President Obama, in a speech this evening to the Human Rights Campaign, touched on the military's Don't Ask Don't Tell policy, the backwards policy of silence in the military, which has not curbed the expulsion of gay service members. And while the President says we shouldn't be expelling "patriotic Americans serving this country", his administration has not made the move to strike the policy. Obama remains opposed to same-sex marriage, but says he wants to repeal the Defense of Marriage Act. And then his justice department defends the ban on same-sex marriage by issuing a highly-inflammatory legal brief which characterizes my relationship as being akin to incest. He talks of his appointment of gay and lesbian people to various posts in his administration, and the federal hate crimes bill as proof that he cares. And those are good. But given that marriage is the ballot issue-du-jour in so many places, it is a mixed message to have a President say he opposes same-sex marriage, but wants to repeal DOMA.
Such wishy-washy political speech is as helpful as the ongoing shenanigans within the Anglican Communion about the proposed "Anglican Covenant". The Archbishop of Canterbury, who recognizes the problems of homophobia in parts of the Communion, nonetheless is pushing a plan that is designed to punish those members of the Communion who are embracing the LGBT faithful. He continues to refer to my orientation as a "lifestyle" like I can slip on being a lesbian like it's a pair of Levi's. It's offensive, insulting, and ultimately makes any charitable language from the man sound like the empty smacking of lips. Fr. Mark Harris has posted a brilliant speech made by Bishop Peter Selby about resisting the Anglican Covenant. You can link to it HERE. It's long, but worth the read!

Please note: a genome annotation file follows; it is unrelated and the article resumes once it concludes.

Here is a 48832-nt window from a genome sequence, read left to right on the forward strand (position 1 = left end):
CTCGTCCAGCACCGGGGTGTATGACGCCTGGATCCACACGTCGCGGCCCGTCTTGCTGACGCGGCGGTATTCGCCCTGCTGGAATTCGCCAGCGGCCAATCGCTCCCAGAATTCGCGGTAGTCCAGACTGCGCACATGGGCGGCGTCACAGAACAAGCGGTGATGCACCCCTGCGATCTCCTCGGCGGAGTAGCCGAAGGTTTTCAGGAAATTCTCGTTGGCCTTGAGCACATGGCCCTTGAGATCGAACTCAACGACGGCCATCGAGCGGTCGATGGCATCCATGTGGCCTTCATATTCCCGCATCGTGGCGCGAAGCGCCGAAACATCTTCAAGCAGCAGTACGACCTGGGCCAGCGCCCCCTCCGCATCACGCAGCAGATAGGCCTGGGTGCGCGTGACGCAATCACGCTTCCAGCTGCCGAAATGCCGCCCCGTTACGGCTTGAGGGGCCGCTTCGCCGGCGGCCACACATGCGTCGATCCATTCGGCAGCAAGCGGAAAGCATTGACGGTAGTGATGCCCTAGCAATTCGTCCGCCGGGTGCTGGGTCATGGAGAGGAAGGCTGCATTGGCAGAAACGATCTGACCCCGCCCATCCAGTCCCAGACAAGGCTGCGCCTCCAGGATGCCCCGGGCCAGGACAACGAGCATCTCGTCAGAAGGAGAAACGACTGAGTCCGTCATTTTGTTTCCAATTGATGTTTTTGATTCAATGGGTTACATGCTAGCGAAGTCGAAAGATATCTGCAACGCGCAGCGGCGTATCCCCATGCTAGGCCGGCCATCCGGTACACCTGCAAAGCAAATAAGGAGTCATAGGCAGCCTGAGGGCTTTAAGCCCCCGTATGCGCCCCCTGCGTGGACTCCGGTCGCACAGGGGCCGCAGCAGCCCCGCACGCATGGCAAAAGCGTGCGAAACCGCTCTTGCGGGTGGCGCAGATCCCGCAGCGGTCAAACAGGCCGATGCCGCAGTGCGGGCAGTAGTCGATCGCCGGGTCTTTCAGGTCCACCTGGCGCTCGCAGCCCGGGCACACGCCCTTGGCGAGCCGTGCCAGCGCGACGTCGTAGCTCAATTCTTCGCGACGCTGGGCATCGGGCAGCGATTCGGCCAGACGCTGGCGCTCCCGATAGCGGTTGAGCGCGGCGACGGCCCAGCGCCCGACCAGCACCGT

When it comes to justice and equality for members of the human family, there is no middle ground. Not for people of color, not for women, and not for LGBT people.
It is time for this nation to establish justice in the gate for its LGBT citizens. And that takes the will of the people to pull their political and church leaders along.
Friday, October 9, 2009
He paused for a moment and then said, "Well.... who's to say Jesus Christ wasn't gay?!"
There were a few gasps in the assembled congregation, but then came the laughter. Because this was my dad's way of saying, "You are still my child. And I love you."
And now, we continue...